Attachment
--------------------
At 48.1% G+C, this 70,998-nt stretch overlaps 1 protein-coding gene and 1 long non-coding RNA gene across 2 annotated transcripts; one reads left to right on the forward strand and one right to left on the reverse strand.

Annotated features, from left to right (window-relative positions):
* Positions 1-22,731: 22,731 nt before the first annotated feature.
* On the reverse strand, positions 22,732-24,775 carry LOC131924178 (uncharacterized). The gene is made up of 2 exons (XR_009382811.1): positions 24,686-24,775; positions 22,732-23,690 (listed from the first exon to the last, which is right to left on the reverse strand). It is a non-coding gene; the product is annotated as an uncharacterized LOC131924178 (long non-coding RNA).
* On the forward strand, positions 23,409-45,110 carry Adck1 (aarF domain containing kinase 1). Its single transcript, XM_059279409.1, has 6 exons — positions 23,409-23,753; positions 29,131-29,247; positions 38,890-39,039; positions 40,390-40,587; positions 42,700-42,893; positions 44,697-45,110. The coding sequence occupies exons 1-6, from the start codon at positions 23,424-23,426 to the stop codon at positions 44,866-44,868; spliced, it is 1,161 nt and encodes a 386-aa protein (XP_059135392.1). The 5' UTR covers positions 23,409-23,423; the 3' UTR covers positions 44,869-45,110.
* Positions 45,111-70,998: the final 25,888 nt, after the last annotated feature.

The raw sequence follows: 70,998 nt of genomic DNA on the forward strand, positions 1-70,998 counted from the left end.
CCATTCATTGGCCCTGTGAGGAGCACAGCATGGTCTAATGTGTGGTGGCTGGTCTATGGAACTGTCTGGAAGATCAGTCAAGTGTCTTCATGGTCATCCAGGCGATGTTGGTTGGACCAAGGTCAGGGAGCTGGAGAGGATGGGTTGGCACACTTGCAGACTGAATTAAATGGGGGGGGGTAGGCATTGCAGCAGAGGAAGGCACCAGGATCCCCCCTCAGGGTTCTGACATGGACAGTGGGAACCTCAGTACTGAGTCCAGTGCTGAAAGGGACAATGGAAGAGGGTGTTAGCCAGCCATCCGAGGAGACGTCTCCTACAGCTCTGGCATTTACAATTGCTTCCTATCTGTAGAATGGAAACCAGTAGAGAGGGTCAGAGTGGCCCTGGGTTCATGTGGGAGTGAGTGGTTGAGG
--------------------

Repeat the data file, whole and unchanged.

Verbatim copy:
At 48.1% G+C, this 70,998-nt stretch overlaps 1 protein-coding gene and 1 long non-coding RNA gene across 2 annotated transcripts; one reads left to right on the forward strand and one right to left on the reverse strand.

Annotated features, from left to right (window-relative positions):
* Positions 1-22,731: 22,731 nt before the first annotated feature.
* On the reverse strand, positions 22,732-24,775 carry LOC131924178 (uncharacterized). The gene is made up of 2 exons (XR_009382811.1): positions 24,686-24,775; positions 22,732-23,690 (listed from the first exon to the last, which is right to left on the reverse strand). It is a non-coding gene; the product is annotated as an uncharacterized LOC131924178 (long non-coding RNA).
* On the forward strand, positions 23,409-45,110 carry Adck1 (aarF domain containing kinase 1). Its single transcript, XM_059279409.1, has 6 exons — positions 23,409-23,753; positions 29,131-29,247; positions 38,890-39,039; positions 40,390-40,587; positions 42,700-42,893; positions 44,697-45,110. The coding sequence occupies exons 1-6, from the start codon at positions 23,424-23,426 to the stop codon at positions 44,866-44,868; spliced, it is 1,161 nt and encodes a 386-aa protein (XP_059135392.1). The 5' UTR covers positions 23,409-23,423; the 3' UTR covers positions 44,869-45,110.
* Positions 45,111-70,998: the final 25,888 nt, after the last annotated feature.

The raw sequence follows: 70,998 nt of genomic DNA on the forward strand, positions 1-70,998 counted from the left end.
CCATTCATTGGCCCTGTGAGGAGCACAGCATGGTCTAATGTGTGGTGGCTGGTCTATGGAACTGTCTGGAAGATCAGTCAAGTGTCTTCATGGTCATCCAGGCGATGTTGGTTGGACCAAGGTCAGGGAGCTGGAGAGGATGGGTTGGCACACTTGCAGACTGAATTAAATGGGGGGGGGTAGGCATTGCAGCAGAGGAAGGCACCAGGATCCCCCCTCAGGGTTCTGACATGGACAGTGGGAACCTCAGTACTGAGTCCAGTGCTGAAAGGGACAATGGAAGAGGGTGTTAGCCAGCCATCCGAGGAGACGTCTCCTACAGCTCTGGCATTTACAATTGCTTCCTATCTGTAGAATGGAAACCAGTAGAGAGGGTCAGAGTGGCCCTGGGTTCATGTGGGAGTGAGTGGTTGAGG